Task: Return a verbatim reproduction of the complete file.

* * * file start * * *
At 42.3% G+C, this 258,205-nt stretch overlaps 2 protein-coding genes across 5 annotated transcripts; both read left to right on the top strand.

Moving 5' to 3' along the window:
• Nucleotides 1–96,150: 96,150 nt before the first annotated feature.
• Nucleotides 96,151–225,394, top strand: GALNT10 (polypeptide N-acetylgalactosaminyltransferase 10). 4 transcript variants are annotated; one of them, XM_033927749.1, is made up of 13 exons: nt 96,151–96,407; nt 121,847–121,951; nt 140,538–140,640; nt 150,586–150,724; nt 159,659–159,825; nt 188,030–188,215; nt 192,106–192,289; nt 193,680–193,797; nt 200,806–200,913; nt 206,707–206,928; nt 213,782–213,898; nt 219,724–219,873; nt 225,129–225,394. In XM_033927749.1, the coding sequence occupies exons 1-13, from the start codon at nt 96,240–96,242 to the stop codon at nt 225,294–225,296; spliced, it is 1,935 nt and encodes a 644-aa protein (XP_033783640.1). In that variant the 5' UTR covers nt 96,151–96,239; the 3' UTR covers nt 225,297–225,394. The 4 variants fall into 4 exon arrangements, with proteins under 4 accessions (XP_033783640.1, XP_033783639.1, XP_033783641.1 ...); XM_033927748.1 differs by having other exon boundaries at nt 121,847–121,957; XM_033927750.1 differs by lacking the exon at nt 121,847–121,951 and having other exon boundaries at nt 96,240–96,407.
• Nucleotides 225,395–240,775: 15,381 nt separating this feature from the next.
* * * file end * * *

At 42.3% G+C, this 258,205-nt stretch overlaps 2 protein-coding genes across 5 annotated transcripts; both read left to right on the top strand.

Moving 5' to 3' along the window:
• Nucleotides 1–96,150: 96,150 nt before the first annotated feature.
• Nucleotides 96,151–225,394, top strand: GALNT10 (polypeptide N-acetylgalactosaminyltransferase 10). 4 transcript variants are annotated; one of them, XM_033927749.1, is made up of 13 exons: nt 96,151–96,407; nt 121,847–121,951; nt 140,538–140,640; nt 150,586–150,724; nt 159,659–159,825; nt 188,030–188,215; nt 192,106–192,289; nt 193,680–193,797; nt 200,806–200,913; nt 206,707–206,928; nt 213,782–213,898; nt 219,724–219,873; nt 225,129–225,394. In XM_033927749.1, the coding sequence occupies exons 1-13, from the start codon at nt 96,240–96,242 to the stop codon at nt 225,294–225,296; spliced, it is 1,935 nt and encodes a 644-aa protein (XP_033783640.1). In that variant the 5' UTR covers nt 96,151–96,239; the 3' UTR covers nt 225,297–225,394. The 4 variants fall into 4 exon arrangements, with proteins under 4 accessions (XP_033783640.1, XP_033783639.1, XP_033783641.1 ...); XM_033927748.1 differs by having other exon boundaries at nt 121,847–121,957; XM_033927750.1 differs by lacking the exon at nt 121,847–121,951 and having other exon boundaries at nt 96,240–96,407.
• Nucleotides 225,395–240,775: 15,381 nt separating this feature from the next.